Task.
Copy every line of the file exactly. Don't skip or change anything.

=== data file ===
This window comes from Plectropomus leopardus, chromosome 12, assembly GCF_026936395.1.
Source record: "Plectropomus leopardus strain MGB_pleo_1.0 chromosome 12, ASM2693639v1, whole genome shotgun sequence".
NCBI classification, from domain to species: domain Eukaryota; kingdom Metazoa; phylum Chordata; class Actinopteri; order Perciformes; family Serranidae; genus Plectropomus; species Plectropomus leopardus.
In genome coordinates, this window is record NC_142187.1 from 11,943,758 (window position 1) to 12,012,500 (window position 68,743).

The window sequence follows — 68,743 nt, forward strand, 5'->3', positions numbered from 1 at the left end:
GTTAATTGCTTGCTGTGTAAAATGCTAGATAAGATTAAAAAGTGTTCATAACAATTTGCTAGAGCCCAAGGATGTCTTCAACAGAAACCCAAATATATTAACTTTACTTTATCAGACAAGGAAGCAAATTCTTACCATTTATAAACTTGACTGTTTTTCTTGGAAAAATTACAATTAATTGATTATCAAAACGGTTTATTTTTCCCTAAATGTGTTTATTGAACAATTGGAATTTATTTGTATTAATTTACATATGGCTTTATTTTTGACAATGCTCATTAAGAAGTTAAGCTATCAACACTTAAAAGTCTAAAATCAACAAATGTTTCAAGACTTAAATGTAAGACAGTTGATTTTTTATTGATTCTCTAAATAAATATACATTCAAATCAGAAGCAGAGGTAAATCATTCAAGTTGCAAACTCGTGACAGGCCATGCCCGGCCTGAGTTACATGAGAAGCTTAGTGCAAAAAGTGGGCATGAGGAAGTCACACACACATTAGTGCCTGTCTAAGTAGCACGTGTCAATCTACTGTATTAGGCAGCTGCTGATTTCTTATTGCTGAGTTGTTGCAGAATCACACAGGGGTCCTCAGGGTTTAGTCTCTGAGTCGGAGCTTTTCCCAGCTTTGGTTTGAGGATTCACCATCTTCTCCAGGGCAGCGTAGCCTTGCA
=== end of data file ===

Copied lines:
This window comes from Plectropomus leopardus, chromosome 12, assembly GCF_026936395.1.
Source record: "Plectropomus leopardus strain MGB_pleo_1.0 chromosome 12, ASM2693639v1, whole genome shotgun sequence".
NCBI classification, from domain to species: domain Eukaryota; kingdom Metazoa; phylum Chordata; class Actinopteri; order Perciformes; family Serranidae; genus Plectropomus; species Plectropomus leopardus.
In genome coordinates, this window is record NC_142187.1 from 11,943,758 (window position 1) to 12,012,500 (window position 68,743).

The window sequence follows — 68,743 nt, forward strand, 5'->3', positions numbered from 1 at the left end:
GTTAATTGCTTGCTGTGTAAAATGCTAGATAAGATTAAAAAGTGTTCATAACAATTTGCTAGAGCCCAAGGATGTCTTCAACAGAAACCCAAATATATTAACTTTACTTTATCAGACAAGGAAGCAAATTCTTACCATTTATAAACTTGACTGTTTTTCTTGGAAAAATTACAATTAATTGATTATCAAAACGGTTTATTTTTCCCTAAATGTGTTTATTGAACAATTGGAATTTATTTGTATTAATTTACATATGGCTTTATTTTTGACAATGCTCATTAAGAAGTTAAGCTATCAACACTTAAAAGTCTAAAATCAACAAATGTTTCAAGACTTAAATGTAAGACAGTTGATTTTTTATTGATTCTCTAAATAAATATACATTCAAATCAGAAGCAGAGGTAAATCATTCAAGTTGCAAACTCGTGACAGGCCATGCCCGGCCTGAGTTACATGAGAAGCTTAGTGCAAAAAGTGGGCATGAGGAAGTCACACACACATTAGTGCCTGTCTAAGTAGCACGTGTCAATCTACTGTATTAGGCAGCTGCTGATTTCTTATTGCTGAGTTGTTGCAGAATCACACAGGGGTCCTCAGGGTTTAGTCTCTGAGTCGGAGCTTTTCCCAGCTTTGGTTTGAGGATTCACCATCTTCTCCAGGGCAGCGTAGCCTTGCA